ON THE ROAD IN 1962
As I mentioned on another reading Roadtrip-'62 ™ journey, my favorite thing to do in Chicago is to go directly downtown, park in the underground Grant Park garage and walk the city. In 1962, a bunch of US-numbered routes passed by or began near that point: US-12, US-14, US-30ALT, US-41, US-45, US-54, US-66, business routes US-12BUS and US-20BUS, and today’s highway of interest: US-34. Within walking distance of the garage are shopping on Michigan Avenue’s Magnificent Mile, the Shedd Aquarium, Field Museum of Natural History, the Buckingham Fountain Flower Gardens, Lake Michigan shore, more shopping in the State Street area, festivals at Millennium Park, and the Art Institute of Chicago. The Art Institute of Chicago is large enough you can spend the entire day if you are really interested. They have some of absolutely everything in art, ranging from Tiffany’s lovely Hartwell Memorial Window, to African art, to Medieval armor and art, to works by Edward Hopper, Claude Monet, and outdoor sculpture by Chicago’s own Richard Hunt. If you stay the day, the McKinlock Court looks like a comfortable place for a lunch from the Museum Café. It may not currently be open, but it was in 1962.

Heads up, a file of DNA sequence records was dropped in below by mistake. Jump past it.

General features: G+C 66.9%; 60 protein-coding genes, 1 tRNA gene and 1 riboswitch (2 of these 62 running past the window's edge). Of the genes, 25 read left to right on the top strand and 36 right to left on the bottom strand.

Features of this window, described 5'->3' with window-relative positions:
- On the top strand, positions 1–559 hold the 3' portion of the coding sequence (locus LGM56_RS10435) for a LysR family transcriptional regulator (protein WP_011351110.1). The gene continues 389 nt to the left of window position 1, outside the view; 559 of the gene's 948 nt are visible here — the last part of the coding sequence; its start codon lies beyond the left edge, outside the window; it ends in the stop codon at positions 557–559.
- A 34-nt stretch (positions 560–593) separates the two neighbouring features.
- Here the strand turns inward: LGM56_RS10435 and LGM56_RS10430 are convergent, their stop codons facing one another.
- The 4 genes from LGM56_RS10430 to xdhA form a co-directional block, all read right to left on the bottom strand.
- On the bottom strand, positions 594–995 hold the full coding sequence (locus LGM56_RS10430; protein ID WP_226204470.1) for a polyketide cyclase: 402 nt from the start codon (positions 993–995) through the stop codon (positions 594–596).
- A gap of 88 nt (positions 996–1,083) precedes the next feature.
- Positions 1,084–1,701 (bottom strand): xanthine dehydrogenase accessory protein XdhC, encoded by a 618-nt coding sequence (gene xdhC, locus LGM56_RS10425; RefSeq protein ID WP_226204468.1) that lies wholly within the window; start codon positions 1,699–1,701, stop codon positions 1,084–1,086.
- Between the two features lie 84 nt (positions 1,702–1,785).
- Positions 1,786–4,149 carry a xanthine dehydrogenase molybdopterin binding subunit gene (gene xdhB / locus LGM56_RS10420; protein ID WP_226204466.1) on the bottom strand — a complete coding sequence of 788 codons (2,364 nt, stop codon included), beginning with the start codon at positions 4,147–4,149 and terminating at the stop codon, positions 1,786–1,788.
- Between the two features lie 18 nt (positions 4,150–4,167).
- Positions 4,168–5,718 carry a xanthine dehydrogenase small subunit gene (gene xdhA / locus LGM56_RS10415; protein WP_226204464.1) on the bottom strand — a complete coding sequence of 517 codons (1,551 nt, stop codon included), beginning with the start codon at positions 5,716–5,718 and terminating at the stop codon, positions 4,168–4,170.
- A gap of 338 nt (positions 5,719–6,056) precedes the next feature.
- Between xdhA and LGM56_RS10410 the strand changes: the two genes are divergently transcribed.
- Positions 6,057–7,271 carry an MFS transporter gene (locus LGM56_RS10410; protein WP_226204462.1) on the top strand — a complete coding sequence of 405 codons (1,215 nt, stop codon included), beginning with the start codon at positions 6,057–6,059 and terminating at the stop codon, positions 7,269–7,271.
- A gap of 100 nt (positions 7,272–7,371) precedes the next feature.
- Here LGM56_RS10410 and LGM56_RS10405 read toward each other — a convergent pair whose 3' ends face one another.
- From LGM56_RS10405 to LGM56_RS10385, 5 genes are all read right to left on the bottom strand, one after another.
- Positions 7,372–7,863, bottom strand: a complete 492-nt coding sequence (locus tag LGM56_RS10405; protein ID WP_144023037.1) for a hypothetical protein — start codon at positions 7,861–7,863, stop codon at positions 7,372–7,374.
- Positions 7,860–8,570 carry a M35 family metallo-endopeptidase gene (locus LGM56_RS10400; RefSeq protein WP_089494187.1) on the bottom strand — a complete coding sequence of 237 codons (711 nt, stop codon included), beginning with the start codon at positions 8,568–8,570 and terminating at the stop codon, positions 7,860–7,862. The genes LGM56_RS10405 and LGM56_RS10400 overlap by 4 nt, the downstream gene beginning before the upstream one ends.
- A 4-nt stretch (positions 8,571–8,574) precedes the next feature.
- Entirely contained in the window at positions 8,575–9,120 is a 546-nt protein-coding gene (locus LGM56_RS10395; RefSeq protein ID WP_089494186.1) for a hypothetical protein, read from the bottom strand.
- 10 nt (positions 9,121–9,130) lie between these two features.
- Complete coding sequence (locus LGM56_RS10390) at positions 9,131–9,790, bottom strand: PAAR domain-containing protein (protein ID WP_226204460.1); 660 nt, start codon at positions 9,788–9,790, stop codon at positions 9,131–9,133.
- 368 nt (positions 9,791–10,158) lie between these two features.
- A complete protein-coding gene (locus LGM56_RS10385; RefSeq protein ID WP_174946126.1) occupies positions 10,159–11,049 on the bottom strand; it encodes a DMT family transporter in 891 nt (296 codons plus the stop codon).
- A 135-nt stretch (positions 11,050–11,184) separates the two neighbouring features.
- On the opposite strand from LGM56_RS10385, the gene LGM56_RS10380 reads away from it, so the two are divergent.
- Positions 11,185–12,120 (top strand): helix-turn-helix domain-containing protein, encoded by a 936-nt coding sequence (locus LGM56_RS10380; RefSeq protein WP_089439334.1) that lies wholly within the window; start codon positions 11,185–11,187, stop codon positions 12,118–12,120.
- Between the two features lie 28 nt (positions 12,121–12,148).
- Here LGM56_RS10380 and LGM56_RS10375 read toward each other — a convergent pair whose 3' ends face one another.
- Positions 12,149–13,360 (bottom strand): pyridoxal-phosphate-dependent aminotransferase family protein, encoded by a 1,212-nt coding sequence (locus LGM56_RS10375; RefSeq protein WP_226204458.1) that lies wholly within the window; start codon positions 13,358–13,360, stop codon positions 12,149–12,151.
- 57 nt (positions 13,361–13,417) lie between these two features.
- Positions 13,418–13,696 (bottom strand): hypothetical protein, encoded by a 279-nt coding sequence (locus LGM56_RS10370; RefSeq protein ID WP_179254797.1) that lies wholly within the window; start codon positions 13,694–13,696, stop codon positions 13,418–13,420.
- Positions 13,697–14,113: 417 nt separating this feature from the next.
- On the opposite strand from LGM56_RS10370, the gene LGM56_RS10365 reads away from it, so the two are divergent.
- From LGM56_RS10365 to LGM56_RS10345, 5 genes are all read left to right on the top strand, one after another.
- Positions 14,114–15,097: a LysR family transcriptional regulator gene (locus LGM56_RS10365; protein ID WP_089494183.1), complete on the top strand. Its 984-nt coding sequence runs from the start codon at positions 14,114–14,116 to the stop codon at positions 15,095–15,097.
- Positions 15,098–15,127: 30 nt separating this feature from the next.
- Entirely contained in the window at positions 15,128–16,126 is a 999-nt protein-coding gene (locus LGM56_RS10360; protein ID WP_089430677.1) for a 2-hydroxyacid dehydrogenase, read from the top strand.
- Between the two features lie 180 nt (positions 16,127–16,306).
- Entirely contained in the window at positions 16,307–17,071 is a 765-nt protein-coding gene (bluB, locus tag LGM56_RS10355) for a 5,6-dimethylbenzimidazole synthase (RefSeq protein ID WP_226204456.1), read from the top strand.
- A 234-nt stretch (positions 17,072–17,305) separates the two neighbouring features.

Highway US-34 runs 1,122 miles today from Berwyn, Illinois to Granby, Colorado. Back in 1962, it began 17 miles further east in downtown Chicago. Through Rocky Mountain National Park it is known as Trail Ridge Road because it runs atop some of the mountain ridges, reaching an elevation of 12,183 feet. This makes US-34 the highest paved through highway in the United States. It’s so high that snows force it to close entirely from mid-October to Memorial Day in May! Our US-6 trip crossed US-34 from Princeton to Sheffield, Illinois, and in Lincoln, Nebraska, then ran together with it from Hastings, to Culbertson, Nebraska, and again from Brush to Wiggins, Colorado. So much of it is redundant to our US-6 trip. But let’s make a few more scenic stops along the way, in places where US-34 is on it’s own!
Heading west, after we leave Sheffield, Illinois and our first encounter with US-6, highway US-34 drops southerly and crosses the Mississippi River at Burlington, Iowa. We arrive in Burlington today on the Great River Bridge, a 5-lane, asymmetrical, single tower cable-stayed bridge that replaced the MacArthur Bridge over the river in 1993. The MacArthur Bridge was a two-lane, cantilevered steel toll bridge built in 1917, that we would have crossed in 1962. At the time of replacement, the bridge was in obvious need of repair or replacement, as it swayed whenever two semi trucks crossed it at the same time.
Highway US-34 crosses southern Iowa through rolling farm country, and every county along the way has a fair in July. Traveling east to west according to the Association of Iowa Fairs, here are the fairs and dates: